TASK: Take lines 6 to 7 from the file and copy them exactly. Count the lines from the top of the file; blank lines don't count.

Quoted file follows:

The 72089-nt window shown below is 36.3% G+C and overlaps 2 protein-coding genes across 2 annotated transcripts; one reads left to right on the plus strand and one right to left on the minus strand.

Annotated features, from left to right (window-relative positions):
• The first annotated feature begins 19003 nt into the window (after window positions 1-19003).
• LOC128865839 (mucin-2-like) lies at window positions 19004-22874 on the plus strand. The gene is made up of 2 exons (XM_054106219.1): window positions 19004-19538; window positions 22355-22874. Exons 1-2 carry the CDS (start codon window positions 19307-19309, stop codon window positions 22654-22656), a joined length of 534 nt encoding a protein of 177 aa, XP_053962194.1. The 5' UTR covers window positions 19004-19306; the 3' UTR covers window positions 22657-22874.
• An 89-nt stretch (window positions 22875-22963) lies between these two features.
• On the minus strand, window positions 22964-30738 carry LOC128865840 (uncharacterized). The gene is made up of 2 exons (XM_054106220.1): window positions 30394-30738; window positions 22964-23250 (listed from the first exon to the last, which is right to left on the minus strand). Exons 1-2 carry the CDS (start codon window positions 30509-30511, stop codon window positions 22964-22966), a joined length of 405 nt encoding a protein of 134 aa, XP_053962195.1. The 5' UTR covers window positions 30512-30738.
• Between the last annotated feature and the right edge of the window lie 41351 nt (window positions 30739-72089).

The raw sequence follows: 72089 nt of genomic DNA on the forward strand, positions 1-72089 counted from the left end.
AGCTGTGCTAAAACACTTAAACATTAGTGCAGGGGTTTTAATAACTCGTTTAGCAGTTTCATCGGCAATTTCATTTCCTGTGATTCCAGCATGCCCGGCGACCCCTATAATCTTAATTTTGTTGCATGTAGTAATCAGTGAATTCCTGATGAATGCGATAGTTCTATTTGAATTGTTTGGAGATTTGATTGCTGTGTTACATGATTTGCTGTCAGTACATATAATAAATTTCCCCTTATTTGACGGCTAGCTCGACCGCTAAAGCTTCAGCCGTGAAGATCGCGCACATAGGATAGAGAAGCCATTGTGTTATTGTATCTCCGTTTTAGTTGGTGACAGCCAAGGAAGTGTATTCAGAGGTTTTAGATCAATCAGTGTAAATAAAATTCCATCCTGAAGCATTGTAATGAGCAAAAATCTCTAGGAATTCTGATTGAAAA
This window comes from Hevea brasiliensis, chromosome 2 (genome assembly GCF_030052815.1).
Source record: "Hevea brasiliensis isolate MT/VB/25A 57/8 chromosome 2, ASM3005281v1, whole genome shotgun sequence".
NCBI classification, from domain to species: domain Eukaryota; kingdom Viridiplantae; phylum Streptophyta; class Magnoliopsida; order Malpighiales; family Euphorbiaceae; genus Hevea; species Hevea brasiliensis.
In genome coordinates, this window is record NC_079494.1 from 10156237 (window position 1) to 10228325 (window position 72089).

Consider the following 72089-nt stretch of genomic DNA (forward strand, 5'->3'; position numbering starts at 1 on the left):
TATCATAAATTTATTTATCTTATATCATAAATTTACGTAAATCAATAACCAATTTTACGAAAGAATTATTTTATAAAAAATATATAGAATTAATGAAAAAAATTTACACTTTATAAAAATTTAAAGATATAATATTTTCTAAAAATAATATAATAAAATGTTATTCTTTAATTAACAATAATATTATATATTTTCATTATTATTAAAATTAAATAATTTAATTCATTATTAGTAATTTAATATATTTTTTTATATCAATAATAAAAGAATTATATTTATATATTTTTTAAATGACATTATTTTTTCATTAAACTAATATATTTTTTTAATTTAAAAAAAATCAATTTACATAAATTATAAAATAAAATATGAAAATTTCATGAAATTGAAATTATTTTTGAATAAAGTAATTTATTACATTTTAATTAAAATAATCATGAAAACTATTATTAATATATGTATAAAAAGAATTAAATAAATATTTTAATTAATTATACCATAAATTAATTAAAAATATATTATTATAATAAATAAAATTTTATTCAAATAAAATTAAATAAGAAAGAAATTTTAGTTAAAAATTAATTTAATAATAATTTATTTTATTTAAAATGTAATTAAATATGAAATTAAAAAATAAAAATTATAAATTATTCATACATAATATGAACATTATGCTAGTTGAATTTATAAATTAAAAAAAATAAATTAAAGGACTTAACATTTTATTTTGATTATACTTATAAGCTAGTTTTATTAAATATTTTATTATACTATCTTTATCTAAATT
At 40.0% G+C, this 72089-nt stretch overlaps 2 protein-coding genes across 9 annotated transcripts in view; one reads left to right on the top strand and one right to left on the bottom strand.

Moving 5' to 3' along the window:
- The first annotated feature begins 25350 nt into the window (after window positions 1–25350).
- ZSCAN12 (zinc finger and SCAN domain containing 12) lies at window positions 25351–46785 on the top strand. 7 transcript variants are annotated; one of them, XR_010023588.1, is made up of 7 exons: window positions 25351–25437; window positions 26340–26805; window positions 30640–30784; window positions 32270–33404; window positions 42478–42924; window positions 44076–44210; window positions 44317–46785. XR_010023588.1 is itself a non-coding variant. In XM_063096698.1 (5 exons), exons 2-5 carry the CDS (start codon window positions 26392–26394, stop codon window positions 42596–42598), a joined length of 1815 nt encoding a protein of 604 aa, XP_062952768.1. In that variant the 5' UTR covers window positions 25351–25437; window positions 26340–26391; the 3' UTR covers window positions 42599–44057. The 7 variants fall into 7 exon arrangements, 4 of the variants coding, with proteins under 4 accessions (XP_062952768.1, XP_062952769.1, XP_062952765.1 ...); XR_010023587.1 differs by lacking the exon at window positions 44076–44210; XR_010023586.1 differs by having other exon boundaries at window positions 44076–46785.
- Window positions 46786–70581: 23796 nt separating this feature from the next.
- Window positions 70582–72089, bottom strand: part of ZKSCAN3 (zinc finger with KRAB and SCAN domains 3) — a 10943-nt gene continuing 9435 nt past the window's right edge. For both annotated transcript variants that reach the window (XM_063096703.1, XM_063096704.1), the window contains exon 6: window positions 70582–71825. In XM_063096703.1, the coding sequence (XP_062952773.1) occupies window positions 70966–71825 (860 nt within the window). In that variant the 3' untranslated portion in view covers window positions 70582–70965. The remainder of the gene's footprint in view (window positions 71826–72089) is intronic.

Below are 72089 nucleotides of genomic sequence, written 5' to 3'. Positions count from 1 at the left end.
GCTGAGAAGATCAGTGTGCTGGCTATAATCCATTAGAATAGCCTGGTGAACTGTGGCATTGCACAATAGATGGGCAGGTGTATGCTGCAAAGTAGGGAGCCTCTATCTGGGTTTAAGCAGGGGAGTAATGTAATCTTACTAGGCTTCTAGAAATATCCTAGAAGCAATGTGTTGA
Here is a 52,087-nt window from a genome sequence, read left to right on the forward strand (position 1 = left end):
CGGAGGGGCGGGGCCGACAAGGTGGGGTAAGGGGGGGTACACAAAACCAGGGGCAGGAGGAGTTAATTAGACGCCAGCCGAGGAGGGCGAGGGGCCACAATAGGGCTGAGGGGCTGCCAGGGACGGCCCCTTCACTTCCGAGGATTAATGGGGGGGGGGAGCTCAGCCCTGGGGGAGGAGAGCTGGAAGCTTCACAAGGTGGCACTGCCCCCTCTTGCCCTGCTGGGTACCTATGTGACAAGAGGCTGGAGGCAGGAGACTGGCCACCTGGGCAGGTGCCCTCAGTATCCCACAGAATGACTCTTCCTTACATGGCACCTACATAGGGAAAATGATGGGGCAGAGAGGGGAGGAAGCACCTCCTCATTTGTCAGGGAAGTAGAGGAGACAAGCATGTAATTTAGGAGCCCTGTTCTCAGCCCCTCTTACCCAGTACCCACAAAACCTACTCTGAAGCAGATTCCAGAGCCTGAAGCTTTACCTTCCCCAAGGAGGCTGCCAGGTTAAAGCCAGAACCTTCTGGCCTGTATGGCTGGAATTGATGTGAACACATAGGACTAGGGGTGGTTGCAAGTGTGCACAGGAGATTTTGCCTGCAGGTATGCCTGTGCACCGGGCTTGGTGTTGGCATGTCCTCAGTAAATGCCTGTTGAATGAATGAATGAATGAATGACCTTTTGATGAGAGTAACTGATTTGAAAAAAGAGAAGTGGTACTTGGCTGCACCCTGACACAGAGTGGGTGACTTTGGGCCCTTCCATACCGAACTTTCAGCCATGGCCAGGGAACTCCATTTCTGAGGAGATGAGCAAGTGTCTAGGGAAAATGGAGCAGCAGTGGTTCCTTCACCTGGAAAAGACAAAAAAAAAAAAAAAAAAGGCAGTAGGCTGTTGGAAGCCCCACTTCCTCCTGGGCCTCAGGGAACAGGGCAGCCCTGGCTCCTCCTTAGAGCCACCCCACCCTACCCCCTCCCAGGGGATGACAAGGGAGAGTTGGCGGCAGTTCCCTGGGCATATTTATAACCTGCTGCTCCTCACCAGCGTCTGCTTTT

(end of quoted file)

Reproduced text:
• On the minus strand, window positions 22964-30738 carry LOC128865840 (uncharacterized). The gene is made up of 2 exons (XM_054106220.1): window positions 30394-30738; window positions 22964-23250 (listed from the first exon to the last, which is right to left on the minus strand). Exons 1-2 carry the CDS (start codon window positions 30509-30511, stop codon window positions 22964-22966), a joined length of 405 nt encoding a protein of 134 aa, XP_053962195.1. The 5' UTR covers window positions 30512-30738.
• Between the last annotated feature and the right edge of the window lie 41351 nt (window positions 30739-72089).